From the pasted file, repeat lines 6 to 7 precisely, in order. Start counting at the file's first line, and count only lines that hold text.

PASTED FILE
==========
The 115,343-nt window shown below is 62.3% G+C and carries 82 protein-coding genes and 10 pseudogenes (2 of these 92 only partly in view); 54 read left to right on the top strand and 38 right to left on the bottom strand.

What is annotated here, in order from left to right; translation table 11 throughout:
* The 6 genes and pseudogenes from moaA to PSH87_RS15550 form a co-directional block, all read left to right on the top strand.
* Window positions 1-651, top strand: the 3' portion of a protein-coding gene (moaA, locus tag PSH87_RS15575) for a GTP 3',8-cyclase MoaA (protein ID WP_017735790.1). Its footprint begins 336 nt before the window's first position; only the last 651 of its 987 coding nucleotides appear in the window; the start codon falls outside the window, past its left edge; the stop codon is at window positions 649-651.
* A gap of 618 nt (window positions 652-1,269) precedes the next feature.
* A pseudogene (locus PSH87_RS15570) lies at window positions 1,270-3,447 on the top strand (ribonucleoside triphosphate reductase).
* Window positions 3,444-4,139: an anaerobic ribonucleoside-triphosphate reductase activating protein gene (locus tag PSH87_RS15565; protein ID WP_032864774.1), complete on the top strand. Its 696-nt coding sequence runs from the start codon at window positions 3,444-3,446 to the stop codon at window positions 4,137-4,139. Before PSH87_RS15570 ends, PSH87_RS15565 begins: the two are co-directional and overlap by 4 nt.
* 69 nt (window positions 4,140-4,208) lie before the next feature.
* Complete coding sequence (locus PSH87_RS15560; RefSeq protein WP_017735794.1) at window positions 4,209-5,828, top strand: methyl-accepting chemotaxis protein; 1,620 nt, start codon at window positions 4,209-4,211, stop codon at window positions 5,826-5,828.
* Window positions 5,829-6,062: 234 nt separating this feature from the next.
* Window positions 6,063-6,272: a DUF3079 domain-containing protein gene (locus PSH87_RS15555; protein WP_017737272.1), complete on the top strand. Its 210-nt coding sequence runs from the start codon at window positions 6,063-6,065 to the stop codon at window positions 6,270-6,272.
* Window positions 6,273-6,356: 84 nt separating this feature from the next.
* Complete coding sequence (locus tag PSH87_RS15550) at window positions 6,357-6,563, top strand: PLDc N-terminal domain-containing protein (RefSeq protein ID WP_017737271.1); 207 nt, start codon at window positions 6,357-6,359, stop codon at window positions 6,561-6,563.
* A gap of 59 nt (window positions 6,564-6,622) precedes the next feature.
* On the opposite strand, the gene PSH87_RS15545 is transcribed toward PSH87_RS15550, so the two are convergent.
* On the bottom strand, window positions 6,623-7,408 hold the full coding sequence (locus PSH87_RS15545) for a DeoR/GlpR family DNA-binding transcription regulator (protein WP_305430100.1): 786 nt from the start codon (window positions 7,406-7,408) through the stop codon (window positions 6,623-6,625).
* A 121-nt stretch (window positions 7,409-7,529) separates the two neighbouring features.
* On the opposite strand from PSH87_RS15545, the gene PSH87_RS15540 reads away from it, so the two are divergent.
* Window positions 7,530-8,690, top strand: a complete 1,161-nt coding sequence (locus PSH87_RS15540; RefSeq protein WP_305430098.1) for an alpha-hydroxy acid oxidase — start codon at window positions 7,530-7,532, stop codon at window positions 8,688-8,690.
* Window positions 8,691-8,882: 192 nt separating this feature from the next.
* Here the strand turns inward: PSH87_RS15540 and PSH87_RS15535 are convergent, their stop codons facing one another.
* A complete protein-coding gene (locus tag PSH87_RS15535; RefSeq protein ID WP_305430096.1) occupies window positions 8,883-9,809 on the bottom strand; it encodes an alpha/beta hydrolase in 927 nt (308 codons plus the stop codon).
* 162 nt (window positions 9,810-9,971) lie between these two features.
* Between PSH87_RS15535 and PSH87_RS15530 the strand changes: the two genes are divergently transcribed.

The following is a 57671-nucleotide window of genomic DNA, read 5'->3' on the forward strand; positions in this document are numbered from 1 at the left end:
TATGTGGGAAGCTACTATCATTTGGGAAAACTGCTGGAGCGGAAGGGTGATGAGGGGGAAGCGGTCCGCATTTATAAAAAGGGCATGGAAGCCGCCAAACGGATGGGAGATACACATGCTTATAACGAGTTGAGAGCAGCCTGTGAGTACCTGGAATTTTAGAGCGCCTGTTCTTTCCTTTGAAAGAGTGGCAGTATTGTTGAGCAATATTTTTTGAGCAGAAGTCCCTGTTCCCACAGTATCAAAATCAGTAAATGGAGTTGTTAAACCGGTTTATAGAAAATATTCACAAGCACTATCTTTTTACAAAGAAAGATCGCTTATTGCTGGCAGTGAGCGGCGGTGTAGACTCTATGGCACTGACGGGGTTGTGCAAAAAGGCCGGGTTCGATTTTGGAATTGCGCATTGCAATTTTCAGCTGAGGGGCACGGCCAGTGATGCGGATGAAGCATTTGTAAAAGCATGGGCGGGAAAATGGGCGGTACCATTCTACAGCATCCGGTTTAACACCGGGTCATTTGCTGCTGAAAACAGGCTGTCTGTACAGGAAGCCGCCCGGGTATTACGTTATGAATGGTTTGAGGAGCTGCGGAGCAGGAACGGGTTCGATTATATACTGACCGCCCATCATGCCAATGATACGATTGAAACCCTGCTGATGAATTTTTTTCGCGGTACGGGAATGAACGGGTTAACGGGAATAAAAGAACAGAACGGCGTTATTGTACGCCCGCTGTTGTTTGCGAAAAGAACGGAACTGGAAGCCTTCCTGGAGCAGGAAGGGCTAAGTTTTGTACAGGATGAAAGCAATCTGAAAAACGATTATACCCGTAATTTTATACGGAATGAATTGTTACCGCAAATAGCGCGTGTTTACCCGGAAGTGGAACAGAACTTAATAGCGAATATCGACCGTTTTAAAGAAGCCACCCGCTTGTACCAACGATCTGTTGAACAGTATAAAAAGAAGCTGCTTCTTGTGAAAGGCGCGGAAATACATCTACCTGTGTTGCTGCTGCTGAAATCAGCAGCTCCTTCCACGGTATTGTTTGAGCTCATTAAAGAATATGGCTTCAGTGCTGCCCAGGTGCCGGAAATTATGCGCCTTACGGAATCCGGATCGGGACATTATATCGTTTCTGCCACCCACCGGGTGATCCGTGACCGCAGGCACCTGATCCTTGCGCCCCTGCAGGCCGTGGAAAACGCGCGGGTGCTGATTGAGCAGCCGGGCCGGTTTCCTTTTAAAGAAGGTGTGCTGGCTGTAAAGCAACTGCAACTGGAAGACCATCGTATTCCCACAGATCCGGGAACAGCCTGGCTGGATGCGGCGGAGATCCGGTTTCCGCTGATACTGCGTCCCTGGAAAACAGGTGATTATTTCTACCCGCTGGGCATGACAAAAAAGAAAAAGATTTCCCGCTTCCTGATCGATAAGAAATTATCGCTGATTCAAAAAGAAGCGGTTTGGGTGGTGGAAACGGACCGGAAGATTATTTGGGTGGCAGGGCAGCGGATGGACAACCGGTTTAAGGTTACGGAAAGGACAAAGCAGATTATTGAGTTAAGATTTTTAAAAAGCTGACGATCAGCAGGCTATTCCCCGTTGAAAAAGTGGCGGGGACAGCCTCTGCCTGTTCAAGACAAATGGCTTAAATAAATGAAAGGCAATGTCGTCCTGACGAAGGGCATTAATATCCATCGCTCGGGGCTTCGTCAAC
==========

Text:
* A pseudogene (locus PSH87_RS15570) lies at window positions 1,270-3,447 on the top strand (ribonucleoside triphosphate reductase).
* Window positions 3,444-4,139: an anaerobic ribonucleoside-triphosphate reductase activating protein gene (locus tag PSH87_RS15565; protein ID WP_032864774.1), complete on the top strand. Its 696-nt coding sequence runs from the start codon at window positions 3,444-3,446 to the stop codon at window positions 4,137-4,139. Before PSH87_RS15570 ends, PSH87_RS15565 begins: the two are co-directional and overlap by 4 nt.